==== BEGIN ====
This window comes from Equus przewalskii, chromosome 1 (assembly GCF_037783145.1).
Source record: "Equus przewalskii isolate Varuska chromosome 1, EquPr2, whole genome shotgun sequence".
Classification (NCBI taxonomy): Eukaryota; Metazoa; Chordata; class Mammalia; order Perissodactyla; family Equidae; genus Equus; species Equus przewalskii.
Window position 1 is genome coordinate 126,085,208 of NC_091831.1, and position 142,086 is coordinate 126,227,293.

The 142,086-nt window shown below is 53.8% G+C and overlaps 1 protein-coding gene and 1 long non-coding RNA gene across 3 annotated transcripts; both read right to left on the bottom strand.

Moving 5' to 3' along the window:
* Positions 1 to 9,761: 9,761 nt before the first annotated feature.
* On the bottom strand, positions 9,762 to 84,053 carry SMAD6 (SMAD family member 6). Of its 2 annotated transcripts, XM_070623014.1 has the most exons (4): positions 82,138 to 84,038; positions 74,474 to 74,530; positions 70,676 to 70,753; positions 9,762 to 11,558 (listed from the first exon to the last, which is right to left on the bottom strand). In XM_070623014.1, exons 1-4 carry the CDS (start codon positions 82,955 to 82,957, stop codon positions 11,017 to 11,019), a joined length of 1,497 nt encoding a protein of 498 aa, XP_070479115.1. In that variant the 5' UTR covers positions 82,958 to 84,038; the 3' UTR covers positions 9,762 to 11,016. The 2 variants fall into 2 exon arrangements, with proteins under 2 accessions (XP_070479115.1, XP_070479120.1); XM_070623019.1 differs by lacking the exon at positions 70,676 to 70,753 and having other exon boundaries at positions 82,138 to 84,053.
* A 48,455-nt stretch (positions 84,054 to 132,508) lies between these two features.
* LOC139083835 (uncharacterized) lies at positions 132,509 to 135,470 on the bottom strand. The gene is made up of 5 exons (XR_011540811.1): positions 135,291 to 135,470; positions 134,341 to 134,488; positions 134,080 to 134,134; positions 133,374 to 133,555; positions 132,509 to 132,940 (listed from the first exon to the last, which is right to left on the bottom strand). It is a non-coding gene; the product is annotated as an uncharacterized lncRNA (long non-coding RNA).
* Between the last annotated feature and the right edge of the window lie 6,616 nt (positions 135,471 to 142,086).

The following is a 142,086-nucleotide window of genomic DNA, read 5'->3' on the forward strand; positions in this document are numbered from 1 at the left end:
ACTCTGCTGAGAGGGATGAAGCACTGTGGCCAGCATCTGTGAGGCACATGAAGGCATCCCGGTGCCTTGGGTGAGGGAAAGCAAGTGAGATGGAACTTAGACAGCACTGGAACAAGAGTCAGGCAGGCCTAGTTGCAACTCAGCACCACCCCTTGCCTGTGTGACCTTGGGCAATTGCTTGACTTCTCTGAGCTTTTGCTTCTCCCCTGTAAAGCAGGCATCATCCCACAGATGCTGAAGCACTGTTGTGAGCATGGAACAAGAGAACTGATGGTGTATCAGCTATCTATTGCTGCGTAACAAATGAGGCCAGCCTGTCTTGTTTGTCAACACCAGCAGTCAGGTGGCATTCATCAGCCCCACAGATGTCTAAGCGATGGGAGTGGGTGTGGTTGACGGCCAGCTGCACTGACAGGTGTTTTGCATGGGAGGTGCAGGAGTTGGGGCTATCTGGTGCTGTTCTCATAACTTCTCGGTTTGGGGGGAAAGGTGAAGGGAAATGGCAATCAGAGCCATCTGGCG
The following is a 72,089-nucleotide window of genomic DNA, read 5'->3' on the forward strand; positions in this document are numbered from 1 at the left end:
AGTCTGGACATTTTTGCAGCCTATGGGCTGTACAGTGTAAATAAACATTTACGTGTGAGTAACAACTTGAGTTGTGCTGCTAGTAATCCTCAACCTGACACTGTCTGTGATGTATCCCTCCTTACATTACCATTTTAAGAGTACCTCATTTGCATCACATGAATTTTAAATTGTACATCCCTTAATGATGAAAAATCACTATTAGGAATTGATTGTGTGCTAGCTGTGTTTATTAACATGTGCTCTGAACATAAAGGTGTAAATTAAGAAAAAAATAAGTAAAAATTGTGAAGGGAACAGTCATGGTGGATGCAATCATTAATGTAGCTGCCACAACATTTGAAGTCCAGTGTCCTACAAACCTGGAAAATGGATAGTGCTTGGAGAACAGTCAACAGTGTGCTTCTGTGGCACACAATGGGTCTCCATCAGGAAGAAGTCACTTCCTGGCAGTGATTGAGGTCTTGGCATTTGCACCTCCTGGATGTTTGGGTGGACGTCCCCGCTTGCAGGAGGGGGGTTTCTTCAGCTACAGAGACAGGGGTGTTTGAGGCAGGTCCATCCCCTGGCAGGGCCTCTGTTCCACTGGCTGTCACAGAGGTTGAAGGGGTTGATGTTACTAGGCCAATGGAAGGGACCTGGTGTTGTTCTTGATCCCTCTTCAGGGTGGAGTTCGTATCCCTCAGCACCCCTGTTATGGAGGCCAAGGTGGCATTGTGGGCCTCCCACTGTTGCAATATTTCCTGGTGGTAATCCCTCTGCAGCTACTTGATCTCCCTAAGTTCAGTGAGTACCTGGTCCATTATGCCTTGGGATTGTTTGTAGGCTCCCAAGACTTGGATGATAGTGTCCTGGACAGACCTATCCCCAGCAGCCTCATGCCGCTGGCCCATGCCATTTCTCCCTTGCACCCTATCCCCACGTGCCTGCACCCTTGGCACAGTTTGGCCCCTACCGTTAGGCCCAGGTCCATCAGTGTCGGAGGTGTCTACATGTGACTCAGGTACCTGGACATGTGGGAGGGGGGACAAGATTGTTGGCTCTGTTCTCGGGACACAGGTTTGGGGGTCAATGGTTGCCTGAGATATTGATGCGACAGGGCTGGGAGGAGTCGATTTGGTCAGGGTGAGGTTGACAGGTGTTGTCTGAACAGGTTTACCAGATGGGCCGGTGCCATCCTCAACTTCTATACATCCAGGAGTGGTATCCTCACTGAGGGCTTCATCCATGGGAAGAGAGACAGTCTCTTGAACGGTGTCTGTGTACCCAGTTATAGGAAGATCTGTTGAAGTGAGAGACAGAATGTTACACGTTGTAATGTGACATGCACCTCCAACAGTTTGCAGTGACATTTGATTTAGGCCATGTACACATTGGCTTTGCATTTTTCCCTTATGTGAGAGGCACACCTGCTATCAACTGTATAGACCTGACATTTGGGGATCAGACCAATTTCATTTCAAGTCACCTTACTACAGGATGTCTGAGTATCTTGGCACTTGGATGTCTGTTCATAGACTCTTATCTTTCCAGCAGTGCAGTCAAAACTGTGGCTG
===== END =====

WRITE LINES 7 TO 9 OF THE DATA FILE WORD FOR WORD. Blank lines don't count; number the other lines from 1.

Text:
* Positions 1 to 9,761: 9,761 nt before the first annotated feature.
* On the bottom strand, positions 9,762 to 84,053 carry SMAD6 (SMAD family member 6). Of its 2 annotated transcripts, XM_070623014.1 has the most exons (4): positions 82,138 to 84,038; positions 74,474 to 74,530; positions 70,676 to 70,753; positions 9,762 to 11,558 (listed from the first exon to the last, which is right to left on the bottom strand). In XM_070623014.1, exons 1-4 carry the CDS (start codon positions 82,955 to 82,957, stop codon positions 11,017 to 11,019), a joined length of 1,497 nt encoding a protein of 498 aa, XP_070479115.1. In that variant the 5' UTR covers positions 82,958 to 84,038; the 3' UTR covers positions 9,762 to 11,016. The 2 variants fall into 2 exon arrangements, with proteins under 2 accessions (XP_070479115.1, XP_070479120.1); XM_070623019.1 differs by lacking the exon at positions 70,676 to 70,753 and having other exon boundaries at positions 82,138 to 84,053.
* A 48,455-nt stretch (positions 84,054 to 132,508) lies between these two features.